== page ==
Individuals, households, communities, cities, regions, and policymakers all need to consider and prepare for the risks posed to their infrastructure and safety by the increasing effects of climate change, such as changing precipitation, more frequent and intense storms, greater flooding, sea level rise, altered growing cycles for crops, sustained drought, larger wildfires, and melting permafrost. While human development has always faced threats from severe weather, climate change’s impact on weather systems often increases the frequency and severity of these events. Developing resilient systems and infrastructure fosters a sustainable community, environment and economy.

Resilience (or resiliency) is the ability of a system to absorb, withstand and bounce back after an adverse event. Resilience planning should take into consideration:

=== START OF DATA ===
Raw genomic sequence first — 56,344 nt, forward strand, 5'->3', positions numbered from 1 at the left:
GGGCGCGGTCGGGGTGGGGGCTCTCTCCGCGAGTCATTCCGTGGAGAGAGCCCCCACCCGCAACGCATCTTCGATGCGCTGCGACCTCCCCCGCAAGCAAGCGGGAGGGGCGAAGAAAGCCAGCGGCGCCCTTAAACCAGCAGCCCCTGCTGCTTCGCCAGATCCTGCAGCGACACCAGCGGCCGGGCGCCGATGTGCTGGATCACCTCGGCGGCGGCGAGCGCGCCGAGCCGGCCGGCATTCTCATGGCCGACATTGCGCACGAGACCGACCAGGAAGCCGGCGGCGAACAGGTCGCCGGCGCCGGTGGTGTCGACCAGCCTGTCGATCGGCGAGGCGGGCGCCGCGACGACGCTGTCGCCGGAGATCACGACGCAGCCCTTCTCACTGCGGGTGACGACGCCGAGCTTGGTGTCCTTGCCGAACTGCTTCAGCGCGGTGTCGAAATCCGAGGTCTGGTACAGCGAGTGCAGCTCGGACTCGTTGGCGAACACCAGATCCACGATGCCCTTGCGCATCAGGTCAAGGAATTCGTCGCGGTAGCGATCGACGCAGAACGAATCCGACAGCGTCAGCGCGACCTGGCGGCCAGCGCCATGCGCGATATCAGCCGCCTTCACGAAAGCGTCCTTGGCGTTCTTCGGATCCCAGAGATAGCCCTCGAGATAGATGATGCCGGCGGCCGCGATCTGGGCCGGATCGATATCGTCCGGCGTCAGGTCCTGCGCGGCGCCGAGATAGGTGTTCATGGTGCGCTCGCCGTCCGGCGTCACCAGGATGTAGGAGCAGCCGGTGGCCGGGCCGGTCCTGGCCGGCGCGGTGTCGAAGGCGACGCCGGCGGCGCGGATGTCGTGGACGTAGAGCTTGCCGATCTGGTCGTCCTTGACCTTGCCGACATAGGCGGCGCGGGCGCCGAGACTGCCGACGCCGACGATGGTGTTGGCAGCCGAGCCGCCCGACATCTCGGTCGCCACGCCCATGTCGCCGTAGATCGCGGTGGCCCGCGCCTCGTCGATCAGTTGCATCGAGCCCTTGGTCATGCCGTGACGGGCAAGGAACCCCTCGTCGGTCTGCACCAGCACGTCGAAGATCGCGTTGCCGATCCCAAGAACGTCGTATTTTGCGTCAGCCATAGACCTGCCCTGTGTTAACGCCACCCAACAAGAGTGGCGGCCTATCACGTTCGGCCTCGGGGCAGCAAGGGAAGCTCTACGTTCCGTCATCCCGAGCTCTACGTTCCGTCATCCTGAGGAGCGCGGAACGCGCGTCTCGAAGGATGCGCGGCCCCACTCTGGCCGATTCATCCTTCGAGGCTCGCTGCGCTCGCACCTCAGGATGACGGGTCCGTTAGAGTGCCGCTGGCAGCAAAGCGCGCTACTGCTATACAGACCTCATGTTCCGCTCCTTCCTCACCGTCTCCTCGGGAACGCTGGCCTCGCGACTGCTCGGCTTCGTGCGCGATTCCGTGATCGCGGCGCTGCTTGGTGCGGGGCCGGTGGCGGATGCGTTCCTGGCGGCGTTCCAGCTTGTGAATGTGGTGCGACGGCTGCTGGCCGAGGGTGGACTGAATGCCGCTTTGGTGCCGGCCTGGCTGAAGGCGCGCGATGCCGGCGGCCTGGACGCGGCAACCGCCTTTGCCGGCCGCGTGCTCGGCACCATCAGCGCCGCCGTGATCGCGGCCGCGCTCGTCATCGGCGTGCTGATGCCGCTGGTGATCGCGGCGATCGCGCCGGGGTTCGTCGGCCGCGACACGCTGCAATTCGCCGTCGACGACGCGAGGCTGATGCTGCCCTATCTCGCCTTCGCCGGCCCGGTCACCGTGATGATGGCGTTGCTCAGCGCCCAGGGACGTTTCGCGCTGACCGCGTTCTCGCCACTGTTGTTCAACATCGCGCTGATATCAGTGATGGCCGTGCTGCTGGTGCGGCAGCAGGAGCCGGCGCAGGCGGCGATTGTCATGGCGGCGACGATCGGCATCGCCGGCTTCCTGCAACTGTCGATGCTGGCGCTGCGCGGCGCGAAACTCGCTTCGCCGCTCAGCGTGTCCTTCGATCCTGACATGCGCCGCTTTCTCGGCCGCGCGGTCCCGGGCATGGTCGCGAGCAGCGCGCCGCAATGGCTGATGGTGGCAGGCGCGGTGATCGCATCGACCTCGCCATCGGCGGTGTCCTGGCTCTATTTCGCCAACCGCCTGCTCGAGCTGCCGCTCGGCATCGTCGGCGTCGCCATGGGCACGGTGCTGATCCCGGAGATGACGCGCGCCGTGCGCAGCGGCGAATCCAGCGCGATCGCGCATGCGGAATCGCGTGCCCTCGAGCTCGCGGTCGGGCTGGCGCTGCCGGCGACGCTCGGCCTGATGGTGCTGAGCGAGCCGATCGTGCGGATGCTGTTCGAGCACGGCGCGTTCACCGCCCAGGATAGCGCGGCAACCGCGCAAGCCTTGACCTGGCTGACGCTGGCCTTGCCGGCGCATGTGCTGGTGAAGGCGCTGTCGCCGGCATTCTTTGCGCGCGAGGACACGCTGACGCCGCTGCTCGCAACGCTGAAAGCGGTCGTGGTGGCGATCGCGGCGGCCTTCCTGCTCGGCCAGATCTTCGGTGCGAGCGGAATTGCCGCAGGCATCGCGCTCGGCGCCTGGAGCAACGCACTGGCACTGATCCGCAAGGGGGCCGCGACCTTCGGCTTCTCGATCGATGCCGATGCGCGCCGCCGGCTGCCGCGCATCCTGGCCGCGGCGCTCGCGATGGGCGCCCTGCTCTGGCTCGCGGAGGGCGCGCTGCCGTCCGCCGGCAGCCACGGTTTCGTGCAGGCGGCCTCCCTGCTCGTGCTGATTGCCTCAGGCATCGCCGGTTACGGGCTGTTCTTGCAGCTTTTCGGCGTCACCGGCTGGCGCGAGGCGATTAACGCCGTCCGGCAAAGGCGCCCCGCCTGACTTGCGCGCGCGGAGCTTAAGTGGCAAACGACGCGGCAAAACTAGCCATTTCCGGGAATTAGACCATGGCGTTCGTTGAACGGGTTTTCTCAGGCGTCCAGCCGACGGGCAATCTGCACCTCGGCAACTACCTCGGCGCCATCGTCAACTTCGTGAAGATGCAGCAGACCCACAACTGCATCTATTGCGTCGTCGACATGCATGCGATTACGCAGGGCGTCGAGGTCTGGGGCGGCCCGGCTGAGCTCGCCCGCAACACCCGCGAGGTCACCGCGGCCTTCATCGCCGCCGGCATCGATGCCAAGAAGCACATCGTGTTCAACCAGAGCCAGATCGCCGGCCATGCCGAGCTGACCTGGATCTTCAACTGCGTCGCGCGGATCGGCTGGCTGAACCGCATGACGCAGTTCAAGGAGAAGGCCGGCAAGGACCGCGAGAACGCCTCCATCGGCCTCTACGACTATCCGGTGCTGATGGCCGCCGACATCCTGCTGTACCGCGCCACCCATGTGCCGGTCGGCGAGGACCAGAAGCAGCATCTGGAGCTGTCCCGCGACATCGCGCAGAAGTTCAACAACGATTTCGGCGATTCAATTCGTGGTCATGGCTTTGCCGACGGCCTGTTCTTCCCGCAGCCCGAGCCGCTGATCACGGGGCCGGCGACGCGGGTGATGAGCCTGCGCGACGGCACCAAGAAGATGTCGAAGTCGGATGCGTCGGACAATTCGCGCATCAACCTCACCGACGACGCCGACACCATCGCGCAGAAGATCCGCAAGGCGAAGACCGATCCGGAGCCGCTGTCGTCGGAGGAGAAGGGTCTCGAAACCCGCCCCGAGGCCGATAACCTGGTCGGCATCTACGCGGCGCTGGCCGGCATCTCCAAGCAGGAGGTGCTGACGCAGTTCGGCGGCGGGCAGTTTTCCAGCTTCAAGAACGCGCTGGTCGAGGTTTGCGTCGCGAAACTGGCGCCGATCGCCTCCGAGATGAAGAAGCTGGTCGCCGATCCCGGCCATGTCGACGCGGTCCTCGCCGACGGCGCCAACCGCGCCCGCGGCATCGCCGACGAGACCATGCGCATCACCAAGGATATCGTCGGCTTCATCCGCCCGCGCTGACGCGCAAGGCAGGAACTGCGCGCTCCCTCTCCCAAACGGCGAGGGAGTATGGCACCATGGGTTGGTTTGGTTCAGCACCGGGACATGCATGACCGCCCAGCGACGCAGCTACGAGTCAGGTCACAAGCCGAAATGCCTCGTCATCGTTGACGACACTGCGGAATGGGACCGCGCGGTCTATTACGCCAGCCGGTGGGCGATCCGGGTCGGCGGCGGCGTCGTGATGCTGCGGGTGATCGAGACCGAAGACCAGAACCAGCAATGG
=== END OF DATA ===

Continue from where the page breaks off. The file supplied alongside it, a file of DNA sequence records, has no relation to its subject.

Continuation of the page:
• Providing continuous access to essential services: energy, food, water, shelter, healthcare and transportation
  • Sustaining the functionality of modern systems and infrastructure
  • Maintaining the livability and comfort of systems which support modern lifestyles
  • Supporting populations which may be especially vulnerable – such as low income and aging populations
  • Planning land-use, system and infrastructure strategies with the environment and natural forces in mind
  • Ensuring safety through a prepared law enforcement service, constant communications and traffic control
  • Offering diverse transportation and access options
  • Building structures and systems which are sustainable, flexible and durable

Resilience is an economically viable model, which supports sustainable development and the construction of better, more durable systems. Planning communities with resilience in mind enables settlements to better plan, adapt and thrive in the face of a changing climate. 

 

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